Over the last couple of months I’ve read two or three books that just happened to mention the Reticular Activating System. [Pause whilst I attempt to sound smart.] The RAS is the network of nuclei in our brains that controls our awareness and attention. It seems that when one stimulating factor activates our RAS, it begins to recognize and categorize similar things around us. We start to take notice (maybe even obsessive focus) of things we’ve never stopped to think about before, like a certain song on the radio…or a certain model car on the road…or a certain network of nuclei called the Reticular Activating System in two or three books we happen to read.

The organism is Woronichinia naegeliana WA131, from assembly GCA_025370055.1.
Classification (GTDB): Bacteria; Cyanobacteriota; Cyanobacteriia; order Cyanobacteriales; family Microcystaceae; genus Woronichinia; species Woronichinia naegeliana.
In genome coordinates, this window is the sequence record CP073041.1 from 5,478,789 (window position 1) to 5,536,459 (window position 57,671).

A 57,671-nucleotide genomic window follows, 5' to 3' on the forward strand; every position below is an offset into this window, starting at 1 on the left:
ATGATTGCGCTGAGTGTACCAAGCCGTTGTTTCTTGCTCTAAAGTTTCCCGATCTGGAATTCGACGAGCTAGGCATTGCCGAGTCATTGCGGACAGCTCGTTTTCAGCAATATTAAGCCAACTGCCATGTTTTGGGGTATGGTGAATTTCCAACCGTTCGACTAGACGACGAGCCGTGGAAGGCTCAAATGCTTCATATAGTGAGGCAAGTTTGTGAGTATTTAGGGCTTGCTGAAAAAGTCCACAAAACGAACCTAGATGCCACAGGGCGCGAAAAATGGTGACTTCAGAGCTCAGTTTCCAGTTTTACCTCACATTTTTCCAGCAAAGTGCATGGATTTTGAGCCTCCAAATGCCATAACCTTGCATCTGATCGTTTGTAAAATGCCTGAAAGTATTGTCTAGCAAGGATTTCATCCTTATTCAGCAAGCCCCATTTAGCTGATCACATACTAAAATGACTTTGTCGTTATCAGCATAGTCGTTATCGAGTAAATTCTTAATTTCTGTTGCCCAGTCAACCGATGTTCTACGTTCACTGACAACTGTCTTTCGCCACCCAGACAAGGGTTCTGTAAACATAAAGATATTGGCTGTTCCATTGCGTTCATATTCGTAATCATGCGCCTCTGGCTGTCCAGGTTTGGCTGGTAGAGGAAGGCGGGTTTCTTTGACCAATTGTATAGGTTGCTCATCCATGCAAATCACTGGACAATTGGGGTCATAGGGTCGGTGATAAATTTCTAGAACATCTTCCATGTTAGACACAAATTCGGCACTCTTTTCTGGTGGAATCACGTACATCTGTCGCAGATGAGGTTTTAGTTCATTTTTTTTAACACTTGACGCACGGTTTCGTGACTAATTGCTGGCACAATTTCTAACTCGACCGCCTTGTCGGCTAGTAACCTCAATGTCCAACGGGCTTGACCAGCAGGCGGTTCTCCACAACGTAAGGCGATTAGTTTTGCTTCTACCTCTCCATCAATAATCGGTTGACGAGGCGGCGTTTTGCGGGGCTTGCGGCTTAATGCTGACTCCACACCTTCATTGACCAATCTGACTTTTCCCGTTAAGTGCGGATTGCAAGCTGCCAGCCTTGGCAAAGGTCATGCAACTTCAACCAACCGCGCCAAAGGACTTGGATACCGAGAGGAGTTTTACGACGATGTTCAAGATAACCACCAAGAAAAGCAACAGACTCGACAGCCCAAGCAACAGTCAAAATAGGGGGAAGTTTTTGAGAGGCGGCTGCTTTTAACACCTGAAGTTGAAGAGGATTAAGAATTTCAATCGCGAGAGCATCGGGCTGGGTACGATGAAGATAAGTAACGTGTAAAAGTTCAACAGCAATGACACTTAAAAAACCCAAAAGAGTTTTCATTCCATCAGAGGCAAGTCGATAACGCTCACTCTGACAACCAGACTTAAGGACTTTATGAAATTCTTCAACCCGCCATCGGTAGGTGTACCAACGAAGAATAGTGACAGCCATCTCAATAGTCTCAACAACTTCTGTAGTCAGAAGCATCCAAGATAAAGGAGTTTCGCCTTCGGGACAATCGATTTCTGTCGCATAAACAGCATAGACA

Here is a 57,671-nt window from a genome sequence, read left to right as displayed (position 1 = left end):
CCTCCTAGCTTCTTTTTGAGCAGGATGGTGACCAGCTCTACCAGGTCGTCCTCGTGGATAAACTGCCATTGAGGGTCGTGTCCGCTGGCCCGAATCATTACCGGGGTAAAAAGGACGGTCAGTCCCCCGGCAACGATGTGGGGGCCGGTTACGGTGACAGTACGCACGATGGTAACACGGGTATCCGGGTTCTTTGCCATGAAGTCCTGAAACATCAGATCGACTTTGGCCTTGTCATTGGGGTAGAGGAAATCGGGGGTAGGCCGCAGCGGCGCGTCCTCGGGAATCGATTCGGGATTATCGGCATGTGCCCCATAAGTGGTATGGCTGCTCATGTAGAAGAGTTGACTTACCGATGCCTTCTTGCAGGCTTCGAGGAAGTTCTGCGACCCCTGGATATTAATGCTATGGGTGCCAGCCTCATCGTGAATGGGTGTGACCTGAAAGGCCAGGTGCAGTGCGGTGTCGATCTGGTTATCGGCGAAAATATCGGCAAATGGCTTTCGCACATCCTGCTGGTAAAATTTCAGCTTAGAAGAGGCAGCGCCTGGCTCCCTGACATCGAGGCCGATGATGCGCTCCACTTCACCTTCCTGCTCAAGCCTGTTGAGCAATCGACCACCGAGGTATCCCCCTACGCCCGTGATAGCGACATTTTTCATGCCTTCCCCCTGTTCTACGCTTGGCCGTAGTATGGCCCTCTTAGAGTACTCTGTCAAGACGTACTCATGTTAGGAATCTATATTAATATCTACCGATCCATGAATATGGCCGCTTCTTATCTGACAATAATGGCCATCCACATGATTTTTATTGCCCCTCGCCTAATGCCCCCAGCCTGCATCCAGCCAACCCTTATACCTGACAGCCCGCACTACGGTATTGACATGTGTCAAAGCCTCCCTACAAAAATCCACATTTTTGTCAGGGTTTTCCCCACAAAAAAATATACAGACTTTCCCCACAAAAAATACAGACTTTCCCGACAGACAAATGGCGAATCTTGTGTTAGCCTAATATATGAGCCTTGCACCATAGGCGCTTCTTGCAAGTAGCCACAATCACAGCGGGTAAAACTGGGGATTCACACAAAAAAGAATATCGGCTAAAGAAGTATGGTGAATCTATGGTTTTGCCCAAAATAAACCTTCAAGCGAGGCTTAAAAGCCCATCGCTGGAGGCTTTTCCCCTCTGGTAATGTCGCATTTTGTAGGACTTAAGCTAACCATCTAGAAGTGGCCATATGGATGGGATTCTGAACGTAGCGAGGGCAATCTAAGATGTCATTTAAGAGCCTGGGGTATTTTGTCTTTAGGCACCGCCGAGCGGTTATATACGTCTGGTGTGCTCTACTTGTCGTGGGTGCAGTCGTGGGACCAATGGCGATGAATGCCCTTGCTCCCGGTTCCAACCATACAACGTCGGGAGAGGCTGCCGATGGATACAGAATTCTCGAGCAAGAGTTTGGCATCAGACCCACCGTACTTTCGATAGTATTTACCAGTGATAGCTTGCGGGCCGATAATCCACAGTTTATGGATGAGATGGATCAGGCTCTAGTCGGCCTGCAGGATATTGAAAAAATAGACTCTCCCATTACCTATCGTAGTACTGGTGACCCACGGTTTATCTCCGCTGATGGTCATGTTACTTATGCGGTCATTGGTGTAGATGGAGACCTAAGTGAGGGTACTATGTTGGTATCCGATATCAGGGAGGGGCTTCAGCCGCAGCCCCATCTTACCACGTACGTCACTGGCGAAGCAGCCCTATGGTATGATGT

See what I mean?

The guys in lab coats seem to think that we can train our RAS. We can choose the things that move to the forefront of our minds. The things that get a filter, get our focus.

Before I start to sound like a certain shiny-toothed televangelist, let me ‘splain how this can really work to our advantage: we can train our RAS to function on behalf of our guests on the weekend. We can filter our environment in order to focus our brains on what needs to be seen:

  • That little piece of trash that needs to be removed from the sidewalk.
  • That squeaky auditorium door that needs to get a shot of WD-40.
  • That greeter who has made an art form out of mumbling and avoiding eye contact.
  • That outdated signage that needs to be replaced. This week.

Being excellent at delivering on great guest services is part art, part science. But it’s an art that can be developed. And while it doesn’t happen overnight, you can filter your focus and start making improvements this weekend.

So what do you need to focus on?

 

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